We’ve seen wonderful charitable projects that had quite an impact on the lives of kids in areas shattered by war, natural catastrophes and social marginalisation by threading new, alternative paths. While ambitious ventures such as ‘Skateistan‘ are mostly supported by newly created organisations, generous sponsors, widespread media coverage (inside and outside of the mainstream) and hundreds of helping hands, a small project initiated by the collective around professional skateboarders Louis Taubert, Kerem Elvers and Lucas Fiederling takes a similar line, though with entirely different DIY resources and aspirations. The idea behind ‘The Pigeon Plan’ originates from a number of trips down to South Africa in the last few years, which left them saddened by the massive gap between the rich and poor in the country. While most newly erected skateparks in South Africa have a pretty good standard, many kids from underprivileged backgrounds can’t afford to use them without the necessary equipment at hand. That’s how the initiative comes into play: Over the last few months, 100 once-loved boards have been donated, collected and equipped …

© Sergej Vutuc

Into the Wastelands: Interview with Sergej Vutuc

Up until a friend from Hamburg told me about an exhibition called ‘As something could be…’ a few weeks ago, I had practically no clue who photographer Sergej Vutuc is. Outright intrigued and eagerly browsing the web for his portfolio, my eyes fixated on the stunningly disturbing b/w shots he brought back from his trip to Japan. Fukushima, to be more precise. So I dropped him a line if he wants to do an interview for Wildland Mag. He was instantly hooked. After a lengthy back and forth between Scotland, Germany and the US (where he’s currently residing) we eventually pulled off an exciting Q&A that gives a short glimpse into Sergej’s upbringings, the way he understands and lives photography, the DIY culture, skateboarding and his fearless journey to the wastelands around Fukushima on the hunt for crazy spots. Hello Sergej, let’s start with a small introduction. Tell us a bit about yourself and how would you describe your photographic work? Well, it’s always the hardest thing to talk about yourself. I was born in …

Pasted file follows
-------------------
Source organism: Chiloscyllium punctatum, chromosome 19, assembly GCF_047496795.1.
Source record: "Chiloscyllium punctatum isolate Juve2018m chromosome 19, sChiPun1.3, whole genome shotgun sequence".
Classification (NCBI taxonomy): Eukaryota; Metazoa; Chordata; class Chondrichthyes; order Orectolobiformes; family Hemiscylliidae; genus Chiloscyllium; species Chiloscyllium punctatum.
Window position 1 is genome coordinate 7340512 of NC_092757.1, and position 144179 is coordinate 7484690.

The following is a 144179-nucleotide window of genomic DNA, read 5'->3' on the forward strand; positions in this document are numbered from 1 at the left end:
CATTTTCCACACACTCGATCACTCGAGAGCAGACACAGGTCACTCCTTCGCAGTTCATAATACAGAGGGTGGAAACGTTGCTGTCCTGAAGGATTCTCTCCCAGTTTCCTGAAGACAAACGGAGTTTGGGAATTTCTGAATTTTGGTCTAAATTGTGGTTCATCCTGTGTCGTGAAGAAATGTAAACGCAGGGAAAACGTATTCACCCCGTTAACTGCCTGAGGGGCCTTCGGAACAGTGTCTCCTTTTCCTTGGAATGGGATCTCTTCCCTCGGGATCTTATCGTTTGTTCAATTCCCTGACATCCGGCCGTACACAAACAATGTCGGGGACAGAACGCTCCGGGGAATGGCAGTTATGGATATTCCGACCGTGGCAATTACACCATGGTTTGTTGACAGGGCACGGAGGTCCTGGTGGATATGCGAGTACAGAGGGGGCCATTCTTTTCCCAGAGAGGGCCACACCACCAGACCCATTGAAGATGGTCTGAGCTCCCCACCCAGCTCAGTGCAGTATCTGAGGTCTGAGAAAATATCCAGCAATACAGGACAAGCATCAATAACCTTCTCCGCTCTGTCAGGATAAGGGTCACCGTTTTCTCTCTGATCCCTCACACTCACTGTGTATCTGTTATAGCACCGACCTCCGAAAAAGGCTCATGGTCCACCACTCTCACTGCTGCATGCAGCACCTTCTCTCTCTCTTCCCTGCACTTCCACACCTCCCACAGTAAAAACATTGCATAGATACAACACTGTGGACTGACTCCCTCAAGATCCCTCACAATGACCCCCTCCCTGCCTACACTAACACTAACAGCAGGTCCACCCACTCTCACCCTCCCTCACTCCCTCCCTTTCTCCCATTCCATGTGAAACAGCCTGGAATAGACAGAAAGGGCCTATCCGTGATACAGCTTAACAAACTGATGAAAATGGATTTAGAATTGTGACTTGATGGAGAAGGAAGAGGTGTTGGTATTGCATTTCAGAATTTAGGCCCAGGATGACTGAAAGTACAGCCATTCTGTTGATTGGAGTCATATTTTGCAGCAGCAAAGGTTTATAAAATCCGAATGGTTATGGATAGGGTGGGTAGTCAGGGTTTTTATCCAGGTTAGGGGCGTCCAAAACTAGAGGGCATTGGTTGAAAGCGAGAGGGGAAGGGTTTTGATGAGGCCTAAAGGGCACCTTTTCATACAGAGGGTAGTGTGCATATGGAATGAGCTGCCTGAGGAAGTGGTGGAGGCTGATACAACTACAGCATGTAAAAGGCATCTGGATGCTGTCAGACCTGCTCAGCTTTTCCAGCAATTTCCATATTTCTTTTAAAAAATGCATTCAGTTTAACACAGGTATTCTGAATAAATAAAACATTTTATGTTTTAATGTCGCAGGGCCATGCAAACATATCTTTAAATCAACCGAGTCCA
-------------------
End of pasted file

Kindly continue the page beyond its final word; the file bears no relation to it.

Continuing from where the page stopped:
Spot On: Swanski

Ever since I set my feet on a four-wheeled wooden plank (precisely this one) in my early teens, my heart is entangled with the spirit, art and culture of skateboarding. And besides being the ultimate expression of freedom, escapism and shared identity, it was and always will be a fascinating hotbed for creative minds. Folks like Swanski. As I am closely following the scene’s myriad of print magazines and online media, his name eventually surfaced on my radar with the release of his graphic designs for ‘Girl skateboards’ newest ‘OG series‘ a few days ago. Whereas my sheer ignorance conveys a different picture, the Polish artist is by no means the new kid in town, but rather expresses his genuine relationship with street culture for over ten years. Based in Warsaw, he is running his own graphic design studio ‘Swanarts’ and his apparel brand ‘turbokolor’, collaborated with industry heavyweights like Vans or Lakai and travels the world to share his eclectic art. Well, Swanski’s works are simply as versatile in matters of technique, style and material as they are dripping with creativity, expression and inspiration: Ranging from graphic designs, acrylic paintings and urban …